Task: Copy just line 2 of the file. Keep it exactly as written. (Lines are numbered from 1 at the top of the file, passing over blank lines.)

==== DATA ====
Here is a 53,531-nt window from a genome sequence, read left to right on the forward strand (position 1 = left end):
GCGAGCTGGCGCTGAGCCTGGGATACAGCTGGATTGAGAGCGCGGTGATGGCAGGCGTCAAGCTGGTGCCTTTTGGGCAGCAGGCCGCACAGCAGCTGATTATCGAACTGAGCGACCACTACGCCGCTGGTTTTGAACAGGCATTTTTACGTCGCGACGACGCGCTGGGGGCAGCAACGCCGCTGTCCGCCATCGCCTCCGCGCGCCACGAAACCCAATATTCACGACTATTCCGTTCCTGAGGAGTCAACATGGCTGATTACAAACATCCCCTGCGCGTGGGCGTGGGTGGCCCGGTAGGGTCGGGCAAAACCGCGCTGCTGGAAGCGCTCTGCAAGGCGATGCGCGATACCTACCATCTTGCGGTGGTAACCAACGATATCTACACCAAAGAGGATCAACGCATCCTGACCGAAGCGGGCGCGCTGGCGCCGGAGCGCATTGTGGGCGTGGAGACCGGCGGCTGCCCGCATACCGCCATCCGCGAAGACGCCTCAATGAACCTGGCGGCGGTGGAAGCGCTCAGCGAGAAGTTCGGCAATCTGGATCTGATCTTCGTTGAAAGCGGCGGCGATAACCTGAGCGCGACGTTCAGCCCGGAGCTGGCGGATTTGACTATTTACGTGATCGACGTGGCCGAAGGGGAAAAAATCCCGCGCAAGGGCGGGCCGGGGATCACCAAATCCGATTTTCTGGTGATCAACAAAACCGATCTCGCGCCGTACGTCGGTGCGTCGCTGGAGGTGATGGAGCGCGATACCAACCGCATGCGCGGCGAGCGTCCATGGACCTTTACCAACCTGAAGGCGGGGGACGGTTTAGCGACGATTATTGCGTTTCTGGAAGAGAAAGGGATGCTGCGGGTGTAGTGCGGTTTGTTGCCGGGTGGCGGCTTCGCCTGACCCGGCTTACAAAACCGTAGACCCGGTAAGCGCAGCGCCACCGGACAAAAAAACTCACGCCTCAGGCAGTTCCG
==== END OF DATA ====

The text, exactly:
GCGAGCTGGCGCTGAGCCTGGGATACAGCTGGATTGAGAGCGCGGTGATGGCAGGCGTCAAGCTGGTGCCTTTTGGGCAGCAGGCCGCACAGCAGCTGATTATCGAACTGAGCGACCACTACGCCGCTGGTTTTGAACAGGCATTTTTACGTCGCGACGACGCGCTGGGGGCAGCAACGCCGCTGTCCGCCATCGCCTCCGCGCGCCACGAAACCCAATATTCACGACTATTCCGTTCCTGAGGAGTCAACATGGCTGATTACAAACATCCCCTGCGCGTGGGCGTGGGTGGCCCGGTAGGGTCGGGCAAAACCGCGCTGCTGGAAGCGCTCTGCAAGGCGATGCGCGATACCTACCATCTTGCGGTGGTAACCAACGATATCTACACCAAAGAGGATCAACGCATCCTGACCGAAGCGGGCGCGCTGGCGCCGGAGCGCATTGTGGGCGTGGAGACCGGCGGCTGCCCGCATACCGCCATCCGCGAAGACGCCTCAATGAACCTGGCGGCGGTGGAAGCGCTCAGCGAGAAGTTCGGCAATCTGGATCTGATCTTCGTTGAAAGCGGCGGCGATAACCTGAGCGCGACGTTCAGCCCGGAGCTGGCGGATTTGACTATTTACGTGATCGACGTGGCCGAAGGGGAAAAAATCCCGCGCAAGGGCGGGCCGGGGATCACCAAATCCGATTTTCTGGTGATCAACAAAACCGATCTCGCGCCGTACGTCGGTGCGTCGCTGGAGGTGATGGAGCGCGATACCAACCGCATGCGCGGCGAGCGTCCATGGACCTTTACCAACCTGAAGGCGGGGGACGGTTTAGCGACGATTATTGCGTTTCTGGAAGAGAAAGGGATGCTGCGGGTGTAGTGCGGTTTGTTGCCGGGTGGCGGCTTCGCCTGACCCGGCTTACAAAACCGTAGACCCGGTAAGCGCAGCGCCACCGGACAAAAAAACTCACGCCTCAGGCAGTTCCG